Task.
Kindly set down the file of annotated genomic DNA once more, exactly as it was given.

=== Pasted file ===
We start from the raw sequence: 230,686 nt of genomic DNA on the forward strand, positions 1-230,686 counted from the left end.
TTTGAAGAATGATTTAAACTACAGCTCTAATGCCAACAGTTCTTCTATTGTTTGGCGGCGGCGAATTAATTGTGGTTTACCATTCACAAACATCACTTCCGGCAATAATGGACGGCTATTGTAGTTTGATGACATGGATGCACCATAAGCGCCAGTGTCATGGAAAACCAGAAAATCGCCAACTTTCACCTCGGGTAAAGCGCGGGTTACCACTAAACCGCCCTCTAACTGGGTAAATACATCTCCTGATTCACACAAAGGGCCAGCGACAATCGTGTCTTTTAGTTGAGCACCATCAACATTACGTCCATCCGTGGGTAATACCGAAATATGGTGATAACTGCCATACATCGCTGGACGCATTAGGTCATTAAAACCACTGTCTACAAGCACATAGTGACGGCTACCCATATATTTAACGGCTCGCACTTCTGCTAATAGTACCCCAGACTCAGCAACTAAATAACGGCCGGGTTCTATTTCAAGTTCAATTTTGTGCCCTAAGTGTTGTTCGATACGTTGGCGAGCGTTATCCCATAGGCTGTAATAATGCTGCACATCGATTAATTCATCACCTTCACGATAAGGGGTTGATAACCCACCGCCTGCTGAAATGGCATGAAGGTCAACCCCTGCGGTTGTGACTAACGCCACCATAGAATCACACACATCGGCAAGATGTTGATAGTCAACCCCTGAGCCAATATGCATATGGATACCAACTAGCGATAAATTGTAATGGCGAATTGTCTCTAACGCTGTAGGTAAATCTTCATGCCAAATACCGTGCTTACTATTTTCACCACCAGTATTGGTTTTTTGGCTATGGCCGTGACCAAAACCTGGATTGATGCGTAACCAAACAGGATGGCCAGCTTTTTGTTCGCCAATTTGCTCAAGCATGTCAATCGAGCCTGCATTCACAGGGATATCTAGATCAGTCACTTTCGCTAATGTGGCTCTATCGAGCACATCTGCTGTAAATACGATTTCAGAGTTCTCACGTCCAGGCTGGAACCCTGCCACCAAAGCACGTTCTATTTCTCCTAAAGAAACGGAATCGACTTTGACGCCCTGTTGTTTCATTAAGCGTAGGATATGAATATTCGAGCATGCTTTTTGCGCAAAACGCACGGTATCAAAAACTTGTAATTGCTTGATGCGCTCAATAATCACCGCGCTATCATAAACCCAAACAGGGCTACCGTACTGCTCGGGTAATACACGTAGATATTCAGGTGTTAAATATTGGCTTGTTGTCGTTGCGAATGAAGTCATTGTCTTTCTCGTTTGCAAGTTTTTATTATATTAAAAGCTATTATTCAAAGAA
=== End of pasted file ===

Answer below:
We start from the raw sequence: 230,686 nt of genomic DNA on the forward strand, positions 1-230,686 counted from the left end.
TTTGAAGAATGATTTAAACTACAGCTCTAATGCCAACAGTTCTTCTATTGTTTGGCGGCGGCGAATTAATTGTGGTTTACCATTCACAAACATCACTTCCGGCAATAATGGACGGCTATTGTAGTTTGATGACATGGATGCACCATAAGCGCCAGTGTCATGGAAAACCAGAAAATCGCCAACTTTCACCTCGGGTAAAGCGCGGGTTACCACTAAACCGCCCTCTAACTGGGTAAATACATCTCCTGATTCACACAAAGGGCCAGCGACAATCGTGTCTTTTAGTTGAGCACCATCAACATTACGTCCATCCGTGGGTAATACCGAAATATGGTGATAACTGCCATACATCGCTGGACGCATTAGGTCATTAAAACCACTGTCTACAAGCACATAGTGACGGCTACCCATATATTTAACGGCTCGCACTTCTGCTAATAGTACCCCAGACTCAGCAACTAAATAACGGCCGGGTTCTATTTCAAGTTCAATTTTGTGCCCTAAGTGTTGTTCGATACGTTGGCGAGCGTTATCCCATAGGCTGTAATAATGCTGCACATCGATTAATTCATCACCTTCACGATAAGGGGTTGATAACCCACCGCCTGCTGAAATGGCATGAAGGTCAACCCCTGCGGTTGTGACTAACGCCACCATAGAATCACACACATCGGCAAGATGTTGATAGTCAACCCCTGAGCCAATATGCATATGGATACCAACTAGCGATAAATTGTAATGGCGAATTGTCTCTAACGCTGTAGGTAAATCTTCATGCCAAATACCGTGCTTACTATTTTCACCACCAGTATTGGTTTTTTGGCTATGGCCGTGACCAAAACCTGGATTGATGCGTAACCAAACAGGATGGCCAGCTTTTTGTTCGCCAATTTGCTCAAGCATGTCAATCGAGCCTGCATTCACAGGGATATCTAGATCAGTCACTTTCGCTAATGTGGCTCTATCGAGCACATCTGCTGTAAATACGATTTCAGAGTTCTCACGTCCAGGCTGGAACCCTGCCACCAAAGCACGTTCTATTTCTCCTAAAGAAACGGAATCGACTTTGACGCCCTGTTGTTTCATTAAGCGTAGGATATGAATATTCGAGCATGCTTTTTGCGCAAAACGCACGGTATCAAAAACTTGTAATTGCTTGATGCGCTCAATAATCACCGCGCTATCATAAACCCAAACAGGGCTACCGTACTGCTCGGGTAATACACGTAGATATTCAGGTGTTAAATATTGGCTTGTTGTCGTTGCGAATGAAGTCATTGTCTTTCTCGTTTGCAAGTTTTTATTATATTAAAAGCTATTATTCAAAGAA